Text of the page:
Let’s set some notation up. Let be categories, and suppose that and are functors. Our goal is to define a functor that in some reasonable sense extends (like, maybe we could make a commuting triangle?).

In particular, I’d like my to also come with a natural transformation (this is what justifies the term “extension”). And I’d like to be the “best” such functor. That is, if comes with a natural transformation , then I want to have a natural transformation (presumably making appropriate diagrams commute). If I can find an with this property, I will call it the (right) Kan extension of along .

Calling this the right extension has always confused me. I always, in fact, had it backwards – I would have called this the left extension. Since , I think of as being on the *left* of , so I thought it was the *left* extension. I guess instead I should be thinking about how it shows up on the *right* of any other extension (there’s a natural transformation *to* it).

Since I had my extension on the wrong side, I’ve always been confused by the pointwise construction of the extension. Let’s have be the right extension, in the “correct” sense above, so that . In several places (references at the bottom) I’ve seen that one can compute as a limit over an arrow (slice) category:

For convenience, let me suppose is the inclusion of a sub-category. Then I can suppress it from the notation, and the above becomes

But here’s where I always got confused – I’m supposed to get a natural transformation . But this means I’m looking for a family of maps, each of which is a map *out of* a limit. I don’t like mapping *out of* limits. That’s not what they are for. Limits are for mapping *to*.

Today, I finally realized that you do, actually, map “out” of this limit, in a sense. Taking , we’re supposed to get a map – that is, a map

The map we want actually comes from part of the definition of a limit. Since , this arrow is an object that the limit is taken over. And the value of the functor whose limit we are taking, evaluated at this object, is just . And so, by definition of limit, we always have a “projection” from the limit to the functor evaluated at any of the objects we are taking the limit over, and so we’ve got our map.

Of course, you’re supposed to check this is “works” – that’s its natural and universal and probably other things as well. But I’m happy now, because I finally have things on the standard side, and see where the maps come from.

While I’m on the subject, I should point out that if is a full subcategory of , then for all , because is an initial object in the arrow category you take the limit over. If the inclusion isn’t full, though, this need not happen.

As another (final) note, I should mention why I’m looking at Kan extensions. Possibly after changing limits to homotopy limits in the above, Kan extensions are useful because they preserve homotopy limits. With the notation above, . So if you’ve got a functor out of some big category, but show that it’s equivalent to the extension of a functor on a subcategory, you can work with the smaller category to think about homotopy limits.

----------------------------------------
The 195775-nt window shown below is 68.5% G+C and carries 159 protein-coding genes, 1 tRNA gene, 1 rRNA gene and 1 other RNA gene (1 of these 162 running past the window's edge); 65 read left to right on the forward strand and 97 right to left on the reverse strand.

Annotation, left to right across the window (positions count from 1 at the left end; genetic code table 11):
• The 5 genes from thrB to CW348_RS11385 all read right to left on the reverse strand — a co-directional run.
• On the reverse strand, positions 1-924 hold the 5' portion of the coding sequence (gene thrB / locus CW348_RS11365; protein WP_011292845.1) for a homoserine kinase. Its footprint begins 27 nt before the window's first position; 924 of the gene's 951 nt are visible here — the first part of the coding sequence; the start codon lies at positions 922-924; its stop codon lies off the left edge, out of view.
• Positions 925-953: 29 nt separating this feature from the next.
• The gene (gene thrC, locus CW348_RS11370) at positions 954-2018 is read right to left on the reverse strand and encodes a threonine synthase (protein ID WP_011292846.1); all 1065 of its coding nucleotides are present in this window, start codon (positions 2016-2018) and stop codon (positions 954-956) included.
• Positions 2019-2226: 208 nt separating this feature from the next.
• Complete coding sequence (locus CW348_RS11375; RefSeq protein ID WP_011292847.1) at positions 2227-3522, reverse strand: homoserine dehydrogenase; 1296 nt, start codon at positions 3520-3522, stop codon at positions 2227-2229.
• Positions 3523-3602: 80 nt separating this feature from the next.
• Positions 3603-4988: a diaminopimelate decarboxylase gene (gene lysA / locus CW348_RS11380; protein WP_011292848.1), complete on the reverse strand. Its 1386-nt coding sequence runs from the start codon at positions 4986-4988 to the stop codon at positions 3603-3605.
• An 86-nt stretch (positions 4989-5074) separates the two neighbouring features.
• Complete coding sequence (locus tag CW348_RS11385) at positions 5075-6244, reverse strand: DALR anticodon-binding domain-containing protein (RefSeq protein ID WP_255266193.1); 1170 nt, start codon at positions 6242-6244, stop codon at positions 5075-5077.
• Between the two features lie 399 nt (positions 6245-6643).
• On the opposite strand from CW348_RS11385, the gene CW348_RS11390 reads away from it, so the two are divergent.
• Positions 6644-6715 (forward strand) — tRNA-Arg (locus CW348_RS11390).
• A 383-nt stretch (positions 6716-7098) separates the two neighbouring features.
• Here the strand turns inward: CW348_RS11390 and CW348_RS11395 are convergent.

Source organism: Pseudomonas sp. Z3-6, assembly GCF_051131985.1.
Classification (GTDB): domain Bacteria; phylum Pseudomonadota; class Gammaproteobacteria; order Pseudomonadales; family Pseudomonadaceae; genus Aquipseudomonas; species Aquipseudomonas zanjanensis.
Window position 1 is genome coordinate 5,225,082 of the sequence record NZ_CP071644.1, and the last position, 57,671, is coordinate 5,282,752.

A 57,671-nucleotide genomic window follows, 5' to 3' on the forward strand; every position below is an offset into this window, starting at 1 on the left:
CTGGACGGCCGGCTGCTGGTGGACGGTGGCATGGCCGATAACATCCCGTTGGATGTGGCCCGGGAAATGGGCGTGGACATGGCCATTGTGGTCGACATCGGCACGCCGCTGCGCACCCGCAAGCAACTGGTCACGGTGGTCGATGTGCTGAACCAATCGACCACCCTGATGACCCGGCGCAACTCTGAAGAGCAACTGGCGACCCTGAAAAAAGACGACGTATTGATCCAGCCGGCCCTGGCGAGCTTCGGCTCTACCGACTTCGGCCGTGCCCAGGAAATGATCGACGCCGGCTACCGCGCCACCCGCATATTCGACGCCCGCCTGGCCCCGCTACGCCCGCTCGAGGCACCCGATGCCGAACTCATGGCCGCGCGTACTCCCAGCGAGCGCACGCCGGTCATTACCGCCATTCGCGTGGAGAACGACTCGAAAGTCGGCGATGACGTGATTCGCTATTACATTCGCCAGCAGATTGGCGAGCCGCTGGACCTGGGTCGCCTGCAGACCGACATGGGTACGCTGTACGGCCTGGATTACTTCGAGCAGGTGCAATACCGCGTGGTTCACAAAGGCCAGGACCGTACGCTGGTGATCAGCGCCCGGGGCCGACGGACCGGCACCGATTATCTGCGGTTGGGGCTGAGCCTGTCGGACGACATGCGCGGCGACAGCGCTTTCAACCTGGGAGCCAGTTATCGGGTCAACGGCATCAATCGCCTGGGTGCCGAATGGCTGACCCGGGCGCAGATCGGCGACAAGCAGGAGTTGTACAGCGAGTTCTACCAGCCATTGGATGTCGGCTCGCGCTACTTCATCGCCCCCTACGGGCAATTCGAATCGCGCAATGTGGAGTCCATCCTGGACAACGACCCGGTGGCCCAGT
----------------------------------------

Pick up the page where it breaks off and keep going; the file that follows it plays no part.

References: When Wikipedia isn’t enough (Kan extension), I look at MacLane’s “Categories for the Working Mathematician”. I’m also a big fan of Borceux’s 3 volume “Handbook of Categorical Algebra”. Perhaps with my new understanding, I should go see what I can make of MacLane’s statement that “All Concepts Are Kan Extensions”…

Tags: category, colimit, functor, homotopy limit, kan extension, limit

April 2, 2009 at 7:35 pm |

“Understand” may be the wrong word above. I met with my advisor yesterday, and I’m not sure any of the above is correct. My impression from him is that _right_ kan extensions are _right_ adjoints. Since that’s helpful.

April 6, 2009 at 7:15 pm |

So my limits above should be taken in _under_ categories, instead of _over_ categories. Or, the functor I’m trying to extend should be contravariant, in which case the above is, I think, legit.

July 20, 2009 at 3:04 pm |

When I first had to figure this out in ‘prehistoric times, 1959’ in Dan Kan’s course I reverted back to my Category Understanding Methods for Idiots, drawing the pictures at each category using Mac Lane’s metaphor that Functors map commutative diagrams to commutative diagrams. I drew & followed a typical triangle diagram as it went ‘down into’ C, and how it travelled to B and then to C. [ I cheat with diagrams and color each diagram]. I then saw the triangular prisms and facets as they ‘flowed’ – natural transformations – in C which, with the color melding made the definition of RANk and LANk clear and unforgettable. Where was PIXAR animations when I needed them? 🙂